Praise for Declan Burke: “Burke shows again that he’s not just a comic genius, but also a fine dramatic writer and storyteller.” – Booklist. “Proust meets Chandler over a pint of Guinness.” – Spectator. “Among the most memorable books of the year, of any genre.” – Sunday Times. “A hardboiled delight.” – Guardian. “Imagine Donald Westlake and Richard Stark collaborating on a screwball noir.” – Kirkus Reviews. “A cross between Raymond Chandler and Flann O’Brien.” – John Banville.

Saturday, July 26, 2008

On Log-Rolling And Blog-Rolling

One of the truly great things about blogging – the greatest, actually – is that it lets you be Holden Caulfield once in a while. In THE CATCHER IN THE RYE, Holden muses on how great it would be to be able to ring up an author whose book you’d just finished, just to shoot the breeze – so long as the guy wasn’t a phoney, of course.
  A few months back I read the first page of John McFetridge’s EVERYBODY KNOWS THIS IS NOWHERE and closed the book, went downstairs and told my wife that this guy McFetridge is the real deal. I didn’t know at the time that Elmore Leonard liked his stuff, or that Sarah Weinman had compared him to ‘Elmore Leonard meets James Ellroy’. I just knew.
  So I read the book and dropped him a line. He’s published in the U.S. by Harcourt, as THE BIG O will be come September. We got on well by email, so well that we’re doing a road-trip from Toronto to Baltimore for this year’s Bouchercon. So the danger is that we’re getting into log-rolling territory when I tell you that his debut, DIRTY SWEET, and his as-yet-unpublished GO ROUND, are some of the best crime novels I’ve ever read.
  I finished GO ROUND last night, and for those of you who’ve read McFetridge, the good news is that it’s the best of his first two novels condensed and streamlined into a stunning piece of fiction that put me in mind of George Pelecanos’ early Washington DC novels.
  Do I care about the log-rolling? Nope. My conscience is clear in that I read the guy’s book before I knew him. And what am I going to say – that his books aren’t great, just because I know him and someone might think I’m biased?
  Bullshit. John McFetridge is a star ascending and a terrific writer. End of story.
  The same applies to Adrian McKinty, who must have missed out on the Mystery Readers’ Journal ‘Irish Mysteries’ issue because he was relocating from Denver to Oz. His is a glaring absence from what’s virtually a Who’s Who of Irish crime fiction, because he offers a rare blend, that of a literary style with a convincingly brutal thuggishness.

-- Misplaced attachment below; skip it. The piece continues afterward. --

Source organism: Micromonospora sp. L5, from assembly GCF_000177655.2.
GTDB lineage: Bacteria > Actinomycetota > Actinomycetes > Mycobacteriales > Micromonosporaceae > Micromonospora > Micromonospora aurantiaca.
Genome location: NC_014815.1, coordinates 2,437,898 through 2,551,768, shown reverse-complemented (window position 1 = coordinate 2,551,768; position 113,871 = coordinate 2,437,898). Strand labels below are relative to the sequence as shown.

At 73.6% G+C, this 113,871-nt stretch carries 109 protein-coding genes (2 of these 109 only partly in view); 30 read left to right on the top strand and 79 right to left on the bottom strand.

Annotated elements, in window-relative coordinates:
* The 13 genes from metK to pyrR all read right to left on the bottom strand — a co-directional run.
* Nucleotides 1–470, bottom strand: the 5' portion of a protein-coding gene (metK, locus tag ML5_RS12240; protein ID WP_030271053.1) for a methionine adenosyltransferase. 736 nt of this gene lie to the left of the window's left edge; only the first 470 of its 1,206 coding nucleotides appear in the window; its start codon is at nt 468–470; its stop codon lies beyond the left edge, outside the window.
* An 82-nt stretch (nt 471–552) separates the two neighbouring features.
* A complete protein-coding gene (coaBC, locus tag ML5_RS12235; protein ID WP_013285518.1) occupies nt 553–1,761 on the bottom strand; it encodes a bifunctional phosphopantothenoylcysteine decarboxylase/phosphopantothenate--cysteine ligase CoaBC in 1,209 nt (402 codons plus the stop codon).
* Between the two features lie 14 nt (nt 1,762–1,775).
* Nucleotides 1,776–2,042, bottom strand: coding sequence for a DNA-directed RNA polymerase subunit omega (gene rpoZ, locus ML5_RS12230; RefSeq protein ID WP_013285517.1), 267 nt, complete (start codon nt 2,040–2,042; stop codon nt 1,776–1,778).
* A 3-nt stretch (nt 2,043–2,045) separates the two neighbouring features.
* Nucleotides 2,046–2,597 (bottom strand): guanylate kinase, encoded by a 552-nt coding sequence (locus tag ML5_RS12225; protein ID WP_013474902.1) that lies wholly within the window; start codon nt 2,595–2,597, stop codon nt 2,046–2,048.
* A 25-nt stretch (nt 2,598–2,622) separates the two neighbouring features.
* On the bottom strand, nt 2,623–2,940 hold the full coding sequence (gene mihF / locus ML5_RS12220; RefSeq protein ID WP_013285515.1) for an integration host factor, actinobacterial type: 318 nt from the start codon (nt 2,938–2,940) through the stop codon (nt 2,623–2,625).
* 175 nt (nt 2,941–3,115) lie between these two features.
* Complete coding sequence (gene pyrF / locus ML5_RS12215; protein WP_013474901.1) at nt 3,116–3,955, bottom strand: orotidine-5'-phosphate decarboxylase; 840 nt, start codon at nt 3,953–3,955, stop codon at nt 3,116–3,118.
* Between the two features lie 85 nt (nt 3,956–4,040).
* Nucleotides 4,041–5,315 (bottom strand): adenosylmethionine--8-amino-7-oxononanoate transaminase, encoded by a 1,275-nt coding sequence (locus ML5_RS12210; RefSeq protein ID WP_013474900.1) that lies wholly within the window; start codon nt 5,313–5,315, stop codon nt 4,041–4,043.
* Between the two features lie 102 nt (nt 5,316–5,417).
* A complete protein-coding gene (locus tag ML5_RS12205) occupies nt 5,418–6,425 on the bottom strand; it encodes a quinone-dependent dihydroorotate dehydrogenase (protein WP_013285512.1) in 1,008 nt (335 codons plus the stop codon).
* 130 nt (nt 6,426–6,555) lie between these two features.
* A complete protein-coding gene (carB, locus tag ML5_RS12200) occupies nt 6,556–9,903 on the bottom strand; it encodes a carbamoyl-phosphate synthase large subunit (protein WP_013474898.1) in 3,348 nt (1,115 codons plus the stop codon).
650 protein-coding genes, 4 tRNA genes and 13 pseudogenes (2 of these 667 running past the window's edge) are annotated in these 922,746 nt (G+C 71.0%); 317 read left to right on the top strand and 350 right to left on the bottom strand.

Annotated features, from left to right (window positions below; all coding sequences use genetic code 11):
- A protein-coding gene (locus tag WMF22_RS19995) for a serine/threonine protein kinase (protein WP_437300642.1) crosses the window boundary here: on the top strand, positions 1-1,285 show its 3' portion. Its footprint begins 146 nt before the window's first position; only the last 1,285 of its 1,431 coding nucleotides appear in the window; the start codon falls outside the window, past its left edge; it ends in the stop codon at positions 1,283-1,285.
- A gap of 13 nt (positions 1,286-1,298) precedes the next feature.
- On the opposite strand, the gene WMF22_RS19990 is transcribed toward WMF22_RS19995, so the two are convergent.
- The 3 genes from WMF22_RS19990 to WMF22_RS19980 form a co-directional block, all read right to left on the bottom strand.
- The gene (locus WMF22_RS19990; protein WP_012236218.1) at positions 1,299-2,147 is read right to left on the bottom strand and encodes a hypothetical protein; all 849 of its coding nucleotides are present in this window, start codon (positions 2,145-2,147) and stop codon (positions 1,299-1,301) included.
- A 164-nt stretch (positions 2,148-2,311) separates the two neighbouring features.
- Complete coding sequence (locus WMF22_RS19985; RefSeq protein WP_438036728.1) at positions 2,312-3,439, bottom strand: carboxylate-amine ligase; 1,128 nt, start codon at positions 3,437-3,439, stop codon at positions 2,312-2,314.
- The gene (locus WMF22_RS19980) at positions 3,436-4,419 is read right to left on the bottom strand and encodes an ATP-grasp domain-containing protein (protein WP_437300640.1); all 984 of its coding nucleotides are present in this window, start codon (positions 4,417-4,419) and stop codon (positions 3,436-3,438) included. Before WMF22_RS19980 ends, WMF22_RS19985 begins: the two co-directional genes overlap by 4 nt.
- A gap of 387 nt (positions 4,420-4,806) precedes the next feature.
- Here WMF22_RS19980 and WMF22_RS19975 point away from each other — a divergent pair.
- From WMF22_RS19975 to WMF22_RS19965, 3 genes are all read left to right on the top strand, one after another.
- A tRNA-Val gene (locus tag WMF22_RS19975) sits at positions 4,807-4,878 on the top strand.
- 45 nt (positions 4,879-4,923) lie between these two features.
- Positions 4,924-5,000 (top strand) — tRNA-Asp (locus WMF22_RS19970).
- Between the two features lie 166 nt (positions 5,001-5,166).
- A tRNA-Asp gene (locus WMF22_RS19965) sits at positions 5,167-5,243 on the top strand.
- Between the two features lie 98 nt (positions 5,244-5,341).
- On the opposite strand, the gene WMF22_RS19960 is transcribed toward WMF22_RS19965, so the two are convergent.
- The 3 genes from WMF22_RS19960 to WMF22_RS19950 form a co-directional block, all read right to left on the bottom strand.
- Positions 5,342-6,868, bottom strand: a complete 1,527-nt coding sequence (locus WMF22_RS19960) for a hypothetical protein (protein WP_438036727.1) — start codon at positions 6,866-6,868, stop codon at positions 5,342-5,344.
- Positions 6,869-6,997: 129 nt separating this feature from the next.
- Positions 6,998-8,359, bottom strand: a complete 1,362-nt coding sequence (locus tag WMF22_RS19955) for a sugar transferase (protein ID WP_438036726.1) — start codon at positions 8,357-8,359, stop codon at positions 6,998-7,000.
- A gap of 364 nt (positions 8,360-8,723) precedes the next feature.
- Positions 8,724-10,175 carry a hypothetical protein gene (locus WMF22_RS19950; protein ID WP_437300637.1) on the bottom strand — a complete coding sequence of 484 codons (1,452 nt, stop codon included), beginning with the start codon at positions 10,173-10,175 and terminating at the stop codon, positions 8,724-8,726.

As with John McFetridge, I contacted Adrian McKinty after reading DEAD I WELL MAY BE, which seemed to me to represent a new departure for Irish crime fiction. Apart from being a brilliant writer, he’s a sound bloke with a good attitude, and his subsequent novels have delivered on the promise of his debut. He’s also written a number of excellent posts for Crime Always Pays.
  Should I pretend I don’t like McKinty’s novels because he is, at this stage, a mate? Should I refrain from telling you that his upcoming FIFTY GRAND is his most challenging, ambitious novel yet? No. And even if I should, I won’t. What’s the point in having a blog about books and writing if you can’t tell the world about great books and great writers?
  Mind you, with McKinty, it’s fairly common knowledge that he’s the good stuff. His newest fan is Peter Rozovsky over at Detectives Beyond Borders, who offers this pithy summation of DEAD I WELL MAY BE: “Michael’s grim, sometimes hellish journey through the last two thirds of the book may evoke for the literary-minded any number of the world’s great epics. Think of the book as Dirty Harry meets Dante if you must.”
  ‘Dirty Harry meets Dante’. Beautiful. We said Parker written by Cormac McCarthy, but what do we know?
  Finally, it’s a swift jaunt to Scotland for our latest Tony Black extravaganza. Tony doesn’t fit into the mould here, because we haven’t read his debut PAYING FOR IT yet, although it’s due a perusal in the next week or so. On the other hand, Tony Black seems to be a sound bloke who was unusually generous with his time and effort when I was trying to get some web oxygen for THE BIG O. And it’d be disgracefully churlish not to return the favour, to wit: